Schools all across the country celebrated my personal favorite holiday, National Read a Book Day, earlier this month, and apparently, so did the White House. To mark the occasion, the first lady gifted one high-achieving school in each state with a bundle of Dr. Seuss books. But, despite the move appearing noncontroversial, even apolitical — especially by President Donald Trump-adjusted standards — not all the recipients were impressed. In fact, one Massachusetts librarian wouldn't accept Melania Trump's donated books. But why, you ask, would a school librarian reject children's books? Well, Liz Phipps Soeiro wrote a somewhat scathing open letter to the first lady to explain exactly that.
Published Tuesday in The Horn Book's reading blog, the letter starts out benignly enough, with Soeiro thanking the first lady for the 10 titles as well as for recognizing the school, Cambridgeport Elementary School as "something special." Then, the plot thickens, characters develop, and the letter veers toward a not-exactly-happy ending that readers may not have been expecting. Soeiro, it turns out, has no intention of incorporating the books the White House sent into her library — and her reasoning has to do with the fact that Cambridgeport Elementary doesn't need help from the White House:
My students have access to a school library with over nine thousand volumes and a librarian with a graduate degree in library science. Multiple studies show that schools with professionally staffed libraries improve student performance.
It's not that Soeiro simply doesn't have space in the library for the new books. No, she decided to publicly shun them because she believes, as she wrote, that the first lady (and the Trump administration in general) would do better to allocate resources to help kids in school districts that are actually in need — not the ones "that have achieved high standards of excellence," as the White House press release on the giveaway specifies. And the public school system in Cambridge, Massachusetts, (with its high yearly per-pupil spending of $20,000 and "privilege and room for programming and pedagogy"), doesn't qualify, Soeiro wrote, further explaining:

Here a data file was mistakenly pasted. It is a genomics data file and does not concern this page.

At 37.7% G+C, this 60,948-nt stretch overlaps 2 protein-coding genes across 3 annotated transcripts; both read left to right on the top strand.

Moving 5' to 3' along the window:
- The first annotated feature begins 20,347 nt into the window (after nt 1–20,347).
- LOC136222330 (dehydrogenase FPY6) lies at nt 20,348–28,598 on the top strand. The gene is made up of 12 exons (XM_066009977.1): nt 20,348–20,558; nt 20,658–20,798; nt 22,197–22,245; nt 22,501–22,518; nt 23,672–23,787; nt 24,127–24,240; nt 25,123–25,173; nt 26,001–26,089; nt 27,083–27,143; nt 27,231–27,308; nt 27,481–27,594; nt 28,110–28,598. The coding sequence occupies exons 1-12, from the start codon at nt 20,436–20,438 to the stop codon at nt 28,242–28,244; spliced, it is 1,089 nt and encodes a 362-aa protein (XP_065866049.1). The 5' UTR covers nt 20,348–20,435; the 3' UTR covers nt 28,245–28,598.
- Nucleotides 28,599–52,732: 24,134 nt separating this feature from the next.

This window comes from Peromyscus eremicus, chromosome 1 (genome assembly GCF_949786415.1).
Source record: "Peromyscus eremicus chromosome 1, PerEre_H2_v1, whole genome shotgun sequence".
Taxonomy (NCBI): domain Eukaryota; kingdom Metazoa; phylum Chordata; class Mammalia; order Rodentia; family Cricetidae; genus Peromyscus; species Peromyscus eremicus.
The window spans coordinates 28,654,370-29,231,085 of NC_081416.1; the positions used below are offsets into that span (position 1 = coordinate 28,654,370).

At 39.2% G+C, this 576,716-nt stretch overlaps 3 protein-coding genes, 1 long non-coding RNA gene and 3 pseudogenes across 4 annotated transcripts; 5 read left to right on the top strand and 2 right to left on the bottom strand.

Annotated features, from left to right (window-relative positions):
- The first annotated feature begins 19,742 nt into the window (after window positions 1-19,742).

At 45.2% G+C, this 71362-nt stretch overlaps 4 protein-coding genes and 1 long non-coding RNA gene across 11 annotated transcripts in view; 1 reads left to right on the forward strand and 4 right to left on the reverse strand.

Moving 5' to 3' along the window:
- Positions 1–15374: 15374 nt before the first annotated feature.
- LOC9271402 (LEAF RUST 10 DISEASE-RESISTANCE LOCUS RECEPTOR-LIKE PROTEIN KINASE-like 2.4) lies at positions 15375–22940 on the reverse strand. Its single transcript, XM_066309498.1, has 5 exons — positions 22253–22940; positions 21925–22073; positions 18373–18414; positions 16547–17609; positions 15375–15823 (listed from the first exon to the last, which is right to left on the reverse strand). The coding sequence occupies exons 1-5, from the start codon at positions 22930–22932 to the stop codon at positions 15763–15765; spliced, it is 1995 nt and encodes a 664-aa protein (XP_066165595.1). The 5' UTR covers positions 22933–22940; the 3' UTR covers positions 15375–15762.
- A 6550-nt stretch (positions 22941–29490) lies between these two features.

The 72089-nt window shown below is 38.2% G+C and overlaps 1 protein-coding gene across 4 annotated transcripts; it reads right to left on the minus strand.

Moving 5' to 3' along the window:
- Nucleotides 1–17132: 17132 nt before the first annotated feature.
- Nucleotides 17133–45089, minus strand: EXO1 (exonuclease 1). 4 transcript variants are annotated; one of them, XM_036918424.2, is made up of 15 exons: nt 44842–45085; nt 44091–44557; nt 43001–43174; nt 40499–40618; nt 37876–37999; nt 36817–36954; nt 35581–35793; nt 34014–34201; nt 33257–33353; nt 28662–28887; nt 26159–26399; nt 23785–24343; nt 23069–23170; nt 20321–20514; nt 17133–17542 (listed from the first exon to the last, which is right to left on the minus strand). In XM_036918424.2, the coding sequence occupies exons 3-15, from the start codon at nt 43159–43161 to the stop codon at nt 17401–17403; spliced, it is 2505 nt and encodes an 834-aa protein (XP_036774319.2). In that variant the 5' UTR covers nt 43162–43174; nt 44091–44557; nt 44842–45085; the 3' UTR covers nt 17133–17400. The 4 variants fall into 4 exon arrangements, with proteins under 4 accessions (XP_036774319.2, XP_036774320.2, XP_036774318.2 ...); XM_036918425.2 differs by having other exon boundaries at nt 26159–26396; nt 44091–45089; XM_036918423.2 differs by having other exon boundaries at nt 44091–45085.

Cities like Philadelphia, Chicago, and Detroit are suffering through expansion, privatization, and school “choice” with no interest in outcomes of children, their families, their teachers, and their schools. Are those kids any less deserving of books simply because of circumstances beyond their control? Why not go out of your way to gift books to underfunded and underprivileged communities that continue to be marginalized and maligned by policies put in place by Secretary of Education Betsy DeVos?
You kind of have to admit she has a point. What kind of message does it send that the White House, even in a mostly symbolic gesture, consistently turns its back on students in the most dire of circumstances only to celebrate "excellence" elsewhere?
But Soerio didn't stop there. She also criticized Melania Trump's choice to send Dr. Seuss books, calling the author a "cliché," and pointing out that the books' illustrations are "steeped in racist propaganda, caricatures, and harmful stereotypes." The librarian even suggested 10 other books for the first lady, including children's titles such as Separate Is Never Equal: Sylvia Mendez & Her Family’s Fight for Desegregation by Duncan Tonatiuh and Mama’s Nightingale: A Story of Immigration and Separation by Edwidge Danticat.
Although some Cambridgeport parents felt as though Soeiros did the right thing by rejecting the books, according to CBS Boston, the school itself distanced itself from her editorial. In a statement, the school said that Soeiros is "not authorized to accept or reject donated books on behalf of the school or school district" and reminded her of "the policy against public resources being used for political purposes," People magazine reported.
Still, hats off to Soeiros for standing by what she believes in and publicly making a powerful statement about today's political climate.
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